We estimate and make population forecasts with Foley’s (2000) model in three different ways. The population forecasts for high, middle and low-income countries are quite good and suggest that the omitted variable bias from its simplicity is small. Estimation of the model as a system shows that indeed Malthusian behaviour - defined as increasing population growth through increasing per capita income - cannot be found for any of the income groups of the Worldbank classification nor for Sub-Saharan Africa, and also not for countries with per capita income below $1200 in a panel estimate. For world aggregate data and for the low-income countries we find increasing returns to scale, but for the other groups decreasing returns (outweighed by a positive time trend except for Sub-Saharan Africa and the u1200 group). For the panel of countries with income below $1200, per capita income is stagnant for the period 1970-2002 in spite of the positive growth rates of the period 1991-2002. The time trend is as strong as the population growth in connection with decreasing returns to scale. Together with the absence of Malthusian behaviour this seems to suggest a strong role for the population growth problem as seen by David Ricardo.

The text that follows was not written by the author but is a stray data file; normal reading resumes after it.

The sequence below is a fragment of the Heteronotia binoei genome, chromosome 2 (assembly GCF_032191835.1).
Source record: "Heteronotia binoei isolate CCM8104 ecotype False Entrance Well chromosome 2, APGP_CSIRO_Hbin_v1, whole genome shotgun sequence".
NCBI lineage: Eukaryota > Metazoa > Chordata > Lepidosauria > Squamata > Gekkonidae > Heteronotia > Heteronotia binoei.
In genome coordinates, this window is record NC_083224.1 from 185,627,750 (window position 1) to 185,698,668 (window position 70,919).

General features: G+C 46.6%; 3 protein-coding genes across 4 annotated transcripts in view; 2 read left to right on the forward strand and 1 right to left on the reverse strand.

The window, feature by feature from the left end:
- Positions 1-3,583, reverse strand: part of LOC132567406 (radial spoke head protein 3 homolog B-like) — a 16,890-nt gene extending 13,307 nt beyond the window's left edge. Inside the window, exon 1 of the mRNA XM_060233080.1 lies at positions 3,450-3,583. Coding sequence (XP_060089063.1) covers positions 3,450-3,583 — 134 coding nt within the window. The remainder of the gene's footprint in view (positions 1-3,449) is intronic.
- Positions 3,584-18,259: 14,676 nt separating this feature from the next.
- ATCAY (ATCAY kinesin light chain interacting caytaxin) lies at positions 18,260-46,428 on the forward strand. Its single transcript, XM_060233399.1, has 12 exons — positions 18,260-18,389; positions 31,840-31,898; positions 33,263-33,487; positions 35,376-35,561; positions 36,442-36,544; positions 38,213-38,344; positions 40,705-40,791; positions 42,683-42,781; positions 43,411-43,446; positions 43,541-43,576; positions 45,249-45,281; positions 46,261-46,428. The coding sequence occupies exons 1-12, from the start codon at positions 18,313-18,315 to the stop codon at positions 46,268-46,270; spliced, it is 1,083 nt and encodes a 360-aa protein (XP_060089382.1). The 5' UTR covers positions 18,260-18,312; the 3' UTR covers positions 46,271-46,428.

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- Michael Kremer, 1993. "Population Growth and Technological Change: One Million B.C. to 1990," The Quarterly Journal of Economics, Oxford University Press, vol. 108(3), pages 681-716.
- Lucke, Bernd & Lutkepohl, Helmut, 2004. "On unit root tests in the presence of transitional growth," Economics Letters, Elsevier, vol. 84(3), pages 323-327, September.
- Foley, Duncan K., 2000. "Stabilization of human population through economic increasing returns," Economics Letters, Elsevier, vol. 68(3), pages 309-317, September.
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